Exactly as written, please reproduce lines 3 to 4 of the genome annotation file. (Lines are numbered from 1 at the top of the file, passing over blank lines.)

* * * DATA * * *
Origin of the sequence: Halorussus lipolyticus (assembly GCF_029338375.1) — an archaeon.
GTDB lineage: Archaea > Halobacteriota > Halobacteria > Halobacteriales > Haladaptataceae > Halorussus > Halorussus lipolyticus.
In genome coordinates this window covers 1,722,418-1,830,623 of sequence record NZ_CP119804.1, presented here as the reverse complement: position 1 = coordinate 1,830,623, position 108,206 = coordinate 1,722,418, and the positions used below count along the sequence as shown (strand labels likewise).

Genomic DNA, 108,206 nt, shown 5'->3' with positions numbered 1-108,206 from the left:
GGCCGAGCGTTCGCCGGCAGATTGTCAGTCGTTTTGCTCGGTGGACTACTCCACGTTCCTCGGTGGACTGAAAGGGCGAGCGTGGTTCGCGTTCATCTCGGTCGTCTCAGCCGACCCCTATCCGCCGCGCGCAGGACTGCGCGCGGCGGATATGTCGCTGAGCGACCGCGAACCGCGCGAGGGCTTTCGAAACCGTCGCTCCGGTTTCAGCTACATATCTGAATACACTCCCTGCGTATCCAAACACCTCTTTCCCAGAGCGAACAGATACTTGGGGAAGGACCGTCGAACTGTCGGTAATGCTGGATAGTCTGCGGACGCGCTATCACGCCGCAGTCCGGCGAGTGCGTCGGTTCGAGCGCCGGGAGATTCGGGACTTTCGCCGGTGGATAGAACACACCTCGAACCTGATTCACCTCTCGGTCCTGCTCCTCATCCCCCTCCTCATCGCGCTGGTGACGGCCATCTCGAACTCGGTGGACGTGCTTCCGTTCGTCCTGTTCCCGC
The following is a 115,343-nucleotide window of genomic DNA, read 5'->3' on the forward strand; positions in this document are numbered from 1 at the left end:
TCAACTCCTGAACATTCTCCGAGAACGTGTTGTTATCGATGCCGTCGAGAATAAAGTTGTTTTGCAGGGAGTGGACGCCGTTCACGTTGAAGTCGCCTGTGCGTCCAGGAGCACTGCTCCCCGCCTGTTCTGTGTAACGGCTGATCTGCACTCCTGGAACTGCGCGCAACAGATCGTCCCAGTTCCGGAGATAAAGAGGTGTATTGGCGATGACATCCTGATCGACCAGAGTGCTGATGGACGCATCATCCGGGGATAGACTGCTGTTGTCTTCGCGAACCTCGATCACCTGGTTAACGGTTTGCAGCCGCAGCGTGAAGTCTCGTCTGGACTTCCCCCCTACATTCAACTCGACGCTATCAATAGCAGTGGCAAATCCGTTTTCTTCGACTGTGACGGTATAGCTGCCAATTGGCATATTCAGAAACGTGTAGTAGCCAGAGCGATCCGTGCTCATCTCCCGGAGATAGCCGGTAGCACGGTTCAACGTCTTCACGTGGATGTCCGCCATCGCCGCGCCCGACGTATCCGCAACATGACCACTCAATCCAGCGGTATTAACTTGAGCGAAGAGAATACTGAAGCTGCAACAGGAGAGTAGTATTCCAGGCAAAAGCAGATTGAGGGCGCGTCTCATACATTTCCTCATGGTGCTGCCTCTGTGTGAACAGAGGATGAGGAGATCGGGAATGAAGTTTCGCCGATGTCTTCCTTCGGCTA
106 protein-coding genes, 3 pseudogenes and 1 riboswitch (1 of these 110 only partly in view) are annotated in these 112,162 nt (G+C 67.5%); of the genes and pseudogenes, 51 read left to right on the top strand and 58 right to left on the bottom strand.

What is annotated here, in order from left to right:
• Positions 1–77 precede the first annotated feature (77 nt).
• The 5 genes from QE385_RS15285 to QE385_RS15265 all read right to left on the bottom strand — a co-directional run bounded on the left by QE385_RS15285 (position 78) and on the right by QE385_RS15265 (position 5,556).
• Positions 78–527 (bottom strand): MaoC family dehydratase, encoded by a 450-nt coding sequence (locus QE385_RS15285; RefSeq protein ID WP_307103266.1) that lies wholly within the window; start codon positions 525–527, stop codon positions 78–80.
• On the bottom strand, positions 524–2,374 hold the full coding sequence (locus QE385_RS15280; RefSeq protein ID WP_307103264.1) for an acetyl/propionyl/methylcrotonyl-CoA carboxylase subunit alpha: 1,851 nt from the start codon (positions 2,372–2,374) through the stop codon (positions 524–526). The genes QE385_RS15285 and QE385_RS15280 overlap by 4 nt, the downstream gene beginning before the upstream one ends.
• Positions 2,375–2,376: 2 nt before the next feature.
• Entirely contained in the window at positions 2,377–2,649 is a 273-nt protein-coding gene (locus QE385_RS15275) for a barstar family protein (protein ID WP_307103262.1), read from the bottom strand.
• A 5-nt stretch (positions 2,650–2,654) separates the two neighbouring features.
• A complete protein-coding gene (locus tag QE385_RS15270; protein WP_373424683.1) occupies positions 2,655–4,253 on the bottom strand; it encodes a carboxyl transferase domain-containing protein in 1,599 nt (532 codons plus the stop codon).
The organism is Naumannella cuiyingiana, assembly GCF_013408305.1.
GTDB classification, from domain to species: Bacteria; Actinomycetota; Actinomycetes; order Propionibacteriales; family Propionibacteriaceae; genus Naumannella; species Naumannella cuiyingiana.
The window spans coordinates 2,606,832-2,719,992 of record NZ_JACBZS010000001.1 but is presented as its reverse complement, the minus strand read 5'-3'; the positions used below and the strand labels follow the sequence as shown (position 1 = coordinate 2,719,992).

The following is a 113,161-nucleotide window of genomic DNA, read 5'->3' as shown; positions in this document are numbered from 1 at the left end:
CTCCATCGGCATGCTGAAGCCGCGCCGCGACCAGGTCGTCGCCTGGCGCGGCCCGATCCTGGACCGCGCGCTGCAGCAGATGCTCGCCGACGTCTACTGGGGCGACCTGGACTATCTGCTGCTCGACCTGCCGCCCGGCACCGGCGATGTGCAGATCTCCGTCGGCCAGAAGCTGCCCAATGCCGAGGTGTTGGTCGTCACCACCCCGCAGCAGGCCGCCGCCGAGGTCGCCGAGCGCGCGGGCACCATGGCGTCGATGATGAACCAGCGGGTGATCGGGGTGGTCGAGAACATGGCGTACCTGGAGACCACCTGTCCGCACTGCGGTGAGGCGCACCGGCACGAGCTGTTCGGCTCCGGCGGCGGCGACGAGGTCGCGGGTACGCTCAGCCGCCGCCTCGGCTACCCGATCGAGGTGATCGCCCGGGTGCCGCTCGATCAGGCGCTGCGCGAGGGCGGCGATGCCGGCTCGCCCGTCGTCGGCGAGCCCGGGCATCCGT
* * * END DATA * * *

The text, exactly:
In genome coordinates this window covers 1,722,418-1,830,623 of sequence record NZ_CP119804.1, presented here as the reverse complement: position 1 = coordinate 1,830,623, position 108,206 = coordinate 1,722,418, and the positions used below count along the sequence as shown (strand labels likewise).

Genomic DNA, 108,206 nt, shown 5'->3' with positions numbered 1-108,206 from the left: